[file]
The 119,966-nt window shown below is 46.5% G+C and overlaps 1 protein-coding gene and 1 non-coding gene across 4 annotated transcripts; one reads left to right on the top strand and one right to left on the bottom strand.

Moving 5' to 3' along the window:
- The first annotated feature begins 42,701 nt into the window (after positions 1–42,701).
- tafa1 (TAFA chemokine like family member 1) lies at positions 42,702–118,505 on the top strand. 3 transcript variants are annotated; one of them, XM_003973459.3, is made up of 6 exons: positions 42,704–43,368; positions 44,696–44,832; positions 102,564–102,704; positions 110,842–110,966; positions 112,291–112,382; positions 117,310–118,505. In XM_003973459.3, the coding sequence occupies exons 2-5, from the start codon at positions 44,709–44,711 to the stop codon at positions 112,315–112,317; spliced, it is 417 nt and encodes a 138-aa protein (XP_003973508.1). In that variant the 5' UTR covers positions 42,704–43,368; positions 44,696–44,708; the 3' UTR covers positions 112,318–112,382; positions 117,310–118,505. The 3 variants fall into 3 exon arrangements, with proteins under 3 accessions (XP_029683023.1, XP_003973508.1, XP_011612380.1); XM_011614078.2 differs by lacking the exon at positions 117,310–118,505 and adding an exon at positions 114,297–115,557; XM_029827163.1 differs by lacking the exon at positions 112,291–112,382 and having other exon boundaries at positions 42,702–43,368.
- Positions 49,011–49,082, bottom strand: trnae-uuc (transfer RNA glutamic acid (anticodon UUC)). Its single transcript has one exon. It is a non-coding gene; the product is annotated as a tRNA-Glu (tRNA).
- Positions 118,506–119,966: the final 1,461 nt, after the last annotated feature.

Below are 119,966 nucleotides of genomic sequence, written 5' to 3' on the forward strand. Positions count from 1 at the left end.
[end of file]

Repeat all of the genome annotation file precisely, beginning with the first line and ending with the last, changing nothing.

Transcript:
The 119,966-nt window shown below is 46.5% G+C and overlaps 1 protein-coding gene and 1 non-coding gene across 4 annotated transcripts; one reads left to right on the top strand and one right to left on the bottom strand.

Moving 5' to 3' along the window:
- The first annotated feature begins 42,701 nt into the window (after positions 1–42,701).
- tafa1 (TAFA chemokine like family member 1) lies at positions 42,702–118,505 on the top strand. 3 transcript variants are annotated; one of them, XM_003973459.3, is made up of 6 exons: positions 42,704–43,368; positions 44,696–44,832; positions 102,564–102,704; positions 110,842–110,966; positions 112,291–112,382; positions 117,310–118,505. In XM_003973459.3, the coding sequence occupies exons 2-5, from the start codon at positions 44,709–44,711 to the stop codon at positions 112,315–112,317; spliced, it is 417 nt and encodes a 138-aa protein (XP_003973508.1). In that variant the 5' UTR covers positions 42,704–43,368; positions 44,696–44,708; the 3' UTR covers positions 112,318–112,382; positions 117,310–118,505. The 3 variants fall into 3 exon arrangements, with proteins under 3 accessions (XP_029683023.1, XP_003973508.1, XP_011612380.1); XM_011614078.2 differs by lacking the exon at positions 117,310–118,505 and adding an exon at positions 114,297–115,557; XM_029827163.1 differs by lacking the exon at positions 112,291–112,382 and having other exon boundaries at positions 42,702–43,368.
- Positions 49,011–49,082, bottom strand: trnae-uuc (transfer RNA glutamic acid (anticodon UUC)). Its single transcript has one exon. It is a non-coding gene; the product is annotated as a tRNA-Glu (tRNA).
- Positions 118,506–119,966: the final 1,461 nt, after the last annotated feature.

Below are 119,966 nucleotides of genomic sequence, written 5' to 3' on the forward strand. Positions count from 1 at the left end.